Exercise can do more than just help you lose weight — it can help the body use insulin better so it can convert glucose into energy for cells.

“Exercise is an important part of controlling diabetes,” says Larry Bergstrom, M.D., of Mayo Clinic. “Your skeletal muscle is an important area that uses blood sugar. So by using your muscles, it will take the blood sugar out of your blood to help you manage it.”

Bergstrom says that any sort of physical, regular aerobic exercise on a daily basis will help you — even just walking. “It's easy to do,” he says. “And it's something that can be done anywhere.”

Ilana Fishman, mother of 4-year-old twins, was diagnosed with type 1 diabetes when she was 11. In addition to using an insulin pump, she says she tries to exercise at least three to four times a week. “On the days I don’t exercise, I can feel the difference,” she says. “My blood sugar is higher and I feel tired and sluggish, and sometimes I feel like crap.”

But on the days she does exercise, she feels more energetic and better overall. “Exercising has a 24-hour effect, so if I do it one day it carries over into the next,” she says.

Jamieson-Petonic says that being active on most days, including getting both cardiovascular exercise as well as strength training, is very important to managing your glucose levels.

Managing stress

In people with diabetes, stress can alter blood glucose levels in a couple of ways. On the one hand, those under severe stress tend not to take good care of themselves and might resort to alcohol, unhealthy diets and skipping exercise. Second, stress hormones may also alter blood glucose levels directly.

“Stress management and treatment of anxiety or depression are all very important aspects of treatment of diabetes,” says Dr. Rouse. “Oftentimes they are overlooked because we focus so much on the food and the exercise and the medications. But, in the background, too much stress will tend to aggravate the blood sugars directly.”

To reduce or manage stress, Jamieson-Petonic suggests exercise, meditation, guided imagery biofeedback, reading a book or just listening to relaxing music.

The American Diabetic Association suggests that if having diabetes is one of the causes of your stress, you might consider joining a support group. Knowing other people in the same situation helps you feel less alone. Also, you can learn other people's hints for coping with problems. And lastly, making friends in a support group can lighten the burden of diabetes-related stresses.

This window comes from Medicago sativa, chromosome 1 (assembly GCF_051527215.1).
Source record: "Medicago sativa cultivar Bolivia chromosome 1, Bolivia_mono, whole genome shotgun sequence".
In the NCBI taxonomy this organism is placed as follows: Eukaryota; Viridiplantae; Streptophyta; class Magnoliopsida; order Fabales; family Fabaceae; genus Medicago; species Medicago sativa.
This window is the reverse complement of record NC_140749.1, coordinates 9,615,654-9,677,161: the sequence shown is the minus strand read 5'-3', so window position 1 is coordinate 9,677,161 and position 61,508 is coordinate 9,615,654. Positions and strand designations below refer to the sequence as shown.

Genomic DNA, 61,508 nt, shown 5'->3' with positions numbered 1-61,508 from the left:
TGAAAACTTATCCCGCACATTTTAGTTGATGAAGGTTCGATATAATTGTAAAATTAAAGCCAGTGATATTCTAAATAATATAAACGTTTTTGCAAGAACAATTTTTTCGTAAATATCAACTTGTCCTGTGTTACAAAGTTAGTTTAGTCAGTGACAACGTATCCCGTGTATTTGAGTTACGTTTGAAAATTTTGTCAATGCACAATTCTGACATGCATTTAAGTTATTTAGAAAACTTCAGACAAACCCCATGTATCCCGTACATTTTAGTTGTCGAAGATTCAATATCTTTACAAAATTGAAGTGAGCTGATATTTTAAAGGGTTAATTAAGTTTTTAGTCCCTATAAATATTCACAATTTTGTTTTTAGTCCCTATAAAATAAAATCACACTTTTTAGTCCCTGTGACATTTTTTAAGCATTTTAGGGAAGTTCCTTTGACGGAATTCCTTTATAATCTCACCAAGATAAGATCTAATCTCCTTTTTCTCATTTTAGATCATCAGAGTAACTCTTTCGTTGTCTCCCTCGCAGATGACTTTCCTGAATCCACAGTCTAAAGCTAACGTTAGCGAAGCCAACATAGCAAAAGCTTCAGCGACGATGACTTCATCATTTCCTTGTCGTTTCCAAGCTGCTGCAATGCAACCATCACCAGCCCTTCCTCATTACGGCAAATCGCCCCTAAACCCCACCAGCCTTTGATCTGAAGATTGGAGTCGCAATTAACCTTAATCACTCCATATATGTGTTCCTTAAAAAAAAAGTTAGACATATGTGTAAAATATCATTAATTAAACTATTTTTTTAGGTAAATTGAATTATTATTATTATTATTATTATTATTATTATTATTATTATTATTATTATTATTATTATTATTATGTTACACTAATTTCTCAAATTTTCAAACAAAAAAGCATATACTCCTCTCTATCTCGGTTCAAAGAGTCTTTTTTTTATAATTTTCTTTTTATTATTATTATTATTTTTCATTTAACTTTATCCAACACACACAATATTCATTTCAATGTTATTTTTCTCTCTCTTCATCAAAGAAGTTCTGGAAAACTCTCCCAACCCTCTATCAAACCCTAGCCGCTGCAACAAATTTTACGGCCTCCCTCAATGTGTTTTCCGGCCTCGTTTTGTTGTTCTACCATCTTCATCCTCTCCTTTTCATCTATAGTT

Foot, skin, dental and eye care

It’s important to schedule regular eye and dental appointments and to check your feet and skin for diabetes-related issues such as sores or dryness. Why?

Diabetes affects the tiniest blood vessels in your body, explains Dr. Bergstrom, and they're most commonly seen in your eyes, your kidneys and your nerves. 

People with diabetes are at a greater risk than the general population for blindness, cataracts and glaucoma, but can minimize their risks by managing their glucose levels.

Additionally, early detection and treatment of eye problems can save your sight.

Diabetics are also at higher risk for gum problems, according to the American Diabetic Association, because poor blood glucose control makes gum problems more likely. Basic good dental hygiene, such as brushing twice daily, daily flossing and regular dental visits, will help stave off problems.

About half of all people with diabetes have some form of nerve damage, or neuropathy. Nerve damage can make you numb and, therefore, not notice pain or other issues, especially in your feet. “It's not as though your sensation goes away in your feet. But it's just less than it would be,” explains Dr. Bergstrom. “So a person can walk around with a sore on their foot for a long time, and that's what leads to the infections and the amputations.” Regular inspection of your feet will help.

Additionally, the nerves in the legs and feet may not get the message to sweat, which is necessary to keep skin soft and moist. Keeping your skin moisturized when you have diabetes is one of the easiest ways to prevent skin problems.

And, most importantly, be sure to find a good endocrinologist and primary care physician and schedule appointments twice a year.

Other important tips to manage your diabetes

  • Avoid alcohol.
  • Keep your vaccinations current.
  • Don’t smoke.
  • Take an aspirin daily.
  • Monitor your cholesterol.
  • Monitor your blood pressure.